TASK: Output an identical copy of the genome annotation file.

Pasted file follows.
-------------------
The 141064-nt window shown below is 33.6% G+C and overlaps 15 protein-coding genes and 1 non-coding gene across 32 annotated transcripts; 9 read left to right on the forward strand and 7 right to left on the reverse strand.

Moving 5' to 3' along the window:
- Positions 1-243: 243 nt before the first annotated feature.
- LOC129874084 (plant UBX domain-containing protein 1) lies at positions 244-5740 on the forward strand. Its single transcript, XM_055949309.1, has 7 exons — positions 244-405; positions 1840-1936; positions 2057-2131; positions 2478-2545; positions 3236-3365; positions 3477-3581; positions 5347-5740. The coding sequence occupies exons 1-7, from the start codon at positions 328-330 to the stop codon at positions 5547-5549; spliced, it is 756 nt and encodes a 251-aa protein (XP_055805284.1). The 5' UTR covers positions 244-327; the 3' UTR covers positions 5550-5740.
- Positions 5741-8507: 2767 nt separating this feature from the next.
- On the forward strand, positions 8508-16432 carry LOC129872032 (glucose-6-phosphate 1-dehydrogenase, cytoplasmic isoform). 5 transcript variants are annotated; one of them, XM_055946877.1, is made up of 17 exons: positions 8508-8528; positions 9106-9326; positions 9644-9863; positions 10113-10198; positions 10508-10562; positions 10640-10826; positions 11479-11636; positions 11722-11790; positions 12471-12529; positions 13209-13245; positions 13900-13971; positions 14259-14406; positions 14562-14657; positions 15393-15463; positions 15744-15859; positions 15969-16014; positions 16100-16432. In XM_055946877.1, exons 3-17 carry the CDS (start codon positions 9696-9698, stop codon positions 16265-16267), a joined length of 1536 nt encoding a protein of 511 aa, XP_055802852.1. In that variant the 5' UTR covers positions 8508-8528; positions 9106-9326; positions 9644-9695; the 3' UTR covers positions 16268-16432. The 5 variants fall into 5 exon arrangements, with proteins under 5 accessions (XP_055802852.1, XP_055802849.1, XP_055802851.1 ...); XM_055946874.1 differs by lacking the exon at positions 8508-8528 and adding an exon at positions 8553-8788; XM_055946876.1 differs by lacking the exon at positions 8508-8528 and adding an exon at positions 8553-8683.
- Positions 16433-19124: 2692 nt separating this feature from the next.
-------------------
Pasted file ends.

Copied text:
The 141064-nt window shown below is 33.6% G+C and overlaps 15 protein-coding genes and 1 non-coding gene across 32 annotated transcripts; 9 read left to right on the forward strand and 7 right to left on the reverse strand.

Moving 5' to 3' along the window:
- Positions 1-243: 243 nt before the first annotated feature.
- LOC129874084 (plant UBX domain-containing protein 1) lies at positions 244-5740 on the forward strand. Its single transcript, XM_055949309.1, has 7 exons — positions 244-405; positions 1840-1936; positions 2057-2131; positions 2478-2545; positions 3236-3365; positions 3477-3581; positions 5347-5740. The coding sequence occupies exons 1-7, from the start codon at positions 328-330 to the stop codon at positions 5547-5549; spliced, it is 756 nt and encodes a 251-aa protein (XP_055805284.1). The 5' UTR covers positions 244-327; the 3' UTR covers positions 5550-5740.
- Positions 5741-8507: 2767 nt separating this feature from the next.
- On the forward strand, positions 8508-16432 carry LOC129872032 (glucose-6-phosphate 1-dehydrogenase, cytoplasmic isoform). 5 transcript variants are annotated; one of them, XM_055946877.1, is made up of 17 exons: positions 8508-8528; positions 9106-9326; positions 9644-9863; positions 10113-10198; positions 10508-10562; positions 10640-10826; positions 11479-11636; positions 11722-11790; positions 12471-12529; positions 13209-13245; positions 13900-13971; positions 14259-14406; positions 14562-14657; positions 15393-15463; positions 15744-15859; positions 15969-16014; positions 16100-16432. In XM_055946877.1, exons 3-17 carry the CDS (start codon positions 9696-9698, stop codon positions 16265-16267), a joined length of 1536 nt encoding a protein of 511 aa, XP_055802852.1. In that variant the 5' UTR covers positions 8508-8528; positions 9106-9326; positions 9644-9695; the 3' UTR covers positions 16268-16432. The 5 variants fall into 5 exon arrangements, with proteins under 5 accessions (XP_055802852.1, XP_055802849.1, XP_055802851.1 ...); XM_055946874.1 differs by lacking the exon at positions 8508-8528 and adding an exon at positions 8553-8788; XM_055946876.1 differs by lacking the exon at positions 8508-8528 and adding an exon at positions 8553-8683.
- Positions 16433-19124: 2692 nt separating this feature from the next.